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Concurrent connection issues: Get wireless and wired to play nice

Wireless expert, Lisa Phifer explores concurrent connection issues and remedies with a printer requiring a wired connection plugged into a computer with a wireless connection to the Internet.

I'm trying to connect a printer that can only use an Ethernet connection (directly wired from printer to computer)....

When I plug in the Ethernet, it turns off my wireless connection to the Internet. How can I plug my printer into my Windows 7 computer without it disabling my wireless connection to the Internet?

Some companies explicitly ban concurrent wireless and wired connections to prevent traffic from being bridged accidentally, creating an unprotected back door into a corporate network. If you're using a computer supplied by your employer, ask your IT administrator or helpdesk whether they might have installed a security agent or configured policies that could be preventing concurrent use of wireless (Wi-Fi) and wired (Ethernet) connections.

If that's not the case, you may be experiencing an unintentional consequence of having two active connections to the same network. Suppose both your wireless and wired connections receive an address from the 192.16.1.x subnet. By default, all traffic is automatically routed through the connection with a faster data rate. So, if you're using 10/100 Ethernet (max data rate 100 Mbps) and 802.11g Wi-Fi (max data rate 54 Mbps), your Ethernet connection will "win" and all traffic will be routed over Ethernet instead of Wi-Fi. But if you were using 2x2 MIMO 802.11n Wi-Fi (max data rate 300 Mbps), your Wi-Fi connection would "win" and receive all traffic.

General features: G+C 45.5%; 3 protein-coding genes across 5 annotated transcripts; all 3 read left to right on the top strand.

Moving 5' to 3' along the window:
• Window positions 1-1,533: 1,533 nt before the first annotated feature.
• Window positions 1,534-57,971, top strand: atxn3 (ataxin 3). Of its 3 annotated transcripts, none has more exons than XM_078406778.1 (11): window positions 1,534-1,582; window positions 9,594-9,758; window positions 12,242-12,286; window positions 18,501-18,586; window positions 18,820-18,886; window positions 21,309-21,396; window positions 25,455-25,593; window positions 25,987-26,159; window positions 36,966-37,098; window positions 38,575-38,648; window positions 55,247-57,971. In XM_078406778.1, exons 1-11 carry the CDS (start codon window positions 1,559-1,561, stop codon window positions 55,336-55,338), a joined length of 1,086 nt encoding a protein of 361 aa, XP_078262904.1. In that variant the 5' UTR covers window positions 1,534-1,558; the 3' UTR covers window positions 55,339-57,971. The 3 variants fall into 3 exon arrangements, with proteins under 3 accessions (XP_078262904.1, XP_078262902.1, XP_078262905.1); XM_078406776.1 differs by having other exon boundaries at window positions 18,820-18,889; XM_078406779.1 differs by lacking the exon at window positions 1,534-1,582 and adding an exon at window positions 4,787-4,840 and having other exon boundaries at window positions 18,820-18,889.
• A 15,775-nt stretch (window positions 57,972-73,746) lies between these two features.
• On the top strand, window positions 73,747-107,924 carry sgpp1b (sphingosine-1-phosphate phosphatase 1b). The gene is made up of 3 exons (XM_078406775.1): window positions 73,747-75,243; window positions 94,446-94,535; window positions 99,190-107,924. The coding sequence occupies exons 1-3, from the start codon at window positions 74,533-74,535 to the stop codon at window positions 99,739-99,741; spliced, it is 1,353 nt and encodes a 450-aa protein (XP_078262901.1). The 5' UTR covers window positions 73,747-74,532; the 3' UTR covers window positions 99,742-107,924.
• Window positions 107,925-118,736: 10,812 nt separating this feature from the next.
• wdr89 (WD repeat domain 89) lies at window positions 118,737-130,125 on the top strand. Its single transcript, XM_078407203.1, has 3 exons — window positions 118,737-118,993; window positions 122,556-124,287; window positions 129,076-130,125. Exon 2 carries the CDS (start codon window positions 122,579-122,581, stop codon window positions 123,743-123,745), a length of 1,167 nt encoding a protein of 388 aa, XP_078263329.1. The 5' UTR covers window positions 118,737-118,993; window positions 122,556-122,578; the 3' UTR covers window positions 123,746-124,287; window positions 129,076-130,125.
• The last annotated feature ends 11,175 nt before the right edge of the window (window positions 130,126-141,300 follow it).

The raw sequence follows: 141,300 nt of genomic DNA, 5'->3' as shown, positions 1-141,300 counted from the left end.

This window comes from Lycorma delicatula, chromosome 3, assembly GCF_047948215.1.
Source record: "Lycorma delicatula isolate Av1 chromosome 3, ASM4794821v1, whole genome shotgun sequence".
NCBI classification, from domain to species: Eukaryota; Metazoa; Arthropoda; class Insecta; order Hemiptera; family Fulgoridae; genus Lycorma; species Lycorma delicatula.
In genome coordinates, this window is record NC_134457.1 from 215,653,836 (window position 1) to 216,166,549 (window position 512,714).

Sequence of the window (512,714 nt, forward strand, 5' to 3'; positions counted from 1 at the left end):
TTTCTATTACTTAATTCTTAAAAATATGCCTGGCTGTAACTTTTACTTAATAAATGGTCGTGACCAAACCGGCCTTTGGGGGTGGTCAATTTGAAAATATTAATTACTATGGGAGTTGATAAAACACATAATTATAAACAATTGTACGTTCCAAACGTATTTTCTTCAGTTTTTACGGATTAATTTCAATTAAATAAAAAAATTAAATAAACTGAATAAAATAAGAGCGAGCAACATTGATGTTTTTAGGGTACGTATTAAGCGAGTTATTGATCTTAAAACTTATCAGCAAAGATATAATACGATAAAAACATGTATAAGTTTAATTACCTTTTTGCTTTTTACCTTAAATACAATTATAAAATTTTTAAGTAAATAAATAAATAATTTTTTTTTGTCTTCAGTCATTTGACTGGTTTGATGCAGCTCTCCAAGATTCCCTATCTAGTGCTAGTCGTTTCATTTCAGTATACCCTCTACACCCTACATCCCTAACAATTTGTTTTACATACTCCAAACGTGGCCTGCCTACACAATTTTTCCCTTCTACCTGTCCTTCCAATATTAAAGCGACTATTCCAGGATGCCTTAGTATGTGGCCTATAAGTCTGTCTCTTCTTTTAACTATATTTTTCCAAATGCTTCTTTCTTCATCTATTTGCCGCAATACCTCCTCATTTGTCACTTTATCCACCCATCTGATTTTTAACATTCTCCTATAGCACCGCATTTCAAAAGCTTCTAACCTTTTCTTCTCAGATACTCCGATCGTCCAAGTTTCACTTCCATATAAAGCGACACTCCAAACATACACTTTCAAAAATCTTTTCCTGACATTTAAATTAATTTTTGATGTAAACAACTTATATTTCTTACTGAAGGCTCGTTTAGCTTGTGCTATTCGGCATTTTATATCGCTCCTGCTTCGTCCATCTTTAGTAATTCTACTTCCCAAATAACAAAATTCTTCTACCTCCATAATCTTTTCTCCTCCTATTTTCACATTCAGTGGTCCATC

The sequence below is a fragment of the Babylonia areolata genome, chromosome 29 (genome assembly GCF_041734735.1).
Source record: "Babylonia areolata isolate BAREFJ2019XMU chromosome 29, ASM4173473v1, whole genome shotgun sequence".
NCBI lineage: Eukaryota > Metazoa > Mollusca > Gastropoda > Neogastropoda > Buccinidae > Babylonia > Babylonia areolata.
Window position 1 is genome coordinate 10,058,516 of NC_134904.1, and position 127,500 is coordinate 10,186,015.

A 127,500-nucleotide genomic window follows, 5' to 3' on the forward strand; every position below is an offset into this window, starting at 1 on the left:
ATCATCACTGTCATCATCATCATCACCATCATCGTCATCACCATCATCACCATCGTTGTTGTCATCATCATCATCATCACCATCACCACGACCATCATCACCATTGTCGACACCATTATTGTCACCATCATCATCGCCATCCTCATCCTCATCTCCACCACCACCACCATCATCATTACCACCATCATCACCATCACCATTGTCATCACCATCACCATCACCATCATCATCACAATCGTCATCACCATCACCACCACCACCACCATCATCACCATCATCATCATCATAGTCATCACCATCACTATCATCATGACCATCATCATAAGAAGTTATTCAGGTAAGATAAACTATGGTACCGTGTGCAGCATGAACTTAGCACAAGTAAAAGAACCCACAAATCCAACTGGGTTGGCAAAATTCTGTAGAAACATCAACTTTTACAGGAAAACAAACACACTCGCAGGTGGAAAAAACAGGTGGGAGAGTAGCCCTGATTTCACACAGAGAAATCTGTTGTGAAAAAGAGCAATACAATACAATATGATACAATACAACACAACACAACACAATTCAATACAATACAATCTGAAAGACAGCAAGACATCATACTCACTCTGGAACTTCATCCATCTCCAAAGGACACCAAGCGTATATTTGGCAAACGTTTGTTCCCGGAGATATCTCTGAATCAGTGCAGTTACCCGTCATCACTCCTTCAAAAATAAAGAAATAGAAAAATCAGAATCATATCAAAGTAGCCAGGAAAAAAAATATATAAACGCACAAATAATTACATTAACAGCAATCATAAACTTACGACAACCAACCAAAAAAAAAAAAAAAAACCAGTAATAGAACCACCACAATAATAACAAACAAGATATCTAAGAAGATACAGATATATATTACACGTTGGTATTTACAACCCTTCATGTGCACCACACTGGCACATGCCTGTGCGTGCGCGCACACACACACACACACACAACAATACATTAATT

To determine whether this is your problem, open a Command Window and type "route print" – first, when only Wi-Fi is connected, then when only Ethernet is connected, and then when both are connected. Compare the "Interfaces" listed with Ethernet-only and Wi-Fi-only to determine which is wired and which is wireless, and look at the column labeled "Metric." When both connections are active, does your Ethernet have a lower metric than your Wi-Fi?

If this seems to be your problem, I suggest moving your printer and Ethernet into a different subnet than your Wi-Fi. This can be done by manually configuring IP addresses for your printer and your computer's Ethernet connection – for example, give them both an address from 192.168.2.x instead of 192.168.1.x, but do not set default gateway. This is a good permanent solution if your printer is directly cabled to your computer's Ethernet port, using a cross-over cable – changing their IP addresses won't affect any other device, and your computer will no longer try to use Ethernet as a default route to the Internet.

However, if you want the printer to be reachable by other wireless users, you must find another solution, such as plugging the printer into a port on your wireless router or turning on bridging between your computer's Ethernet and Wi-Fi connections. For the latter, see http://windows.microsoft.com/en-US/windows-vista/Create-a-network-bridge.

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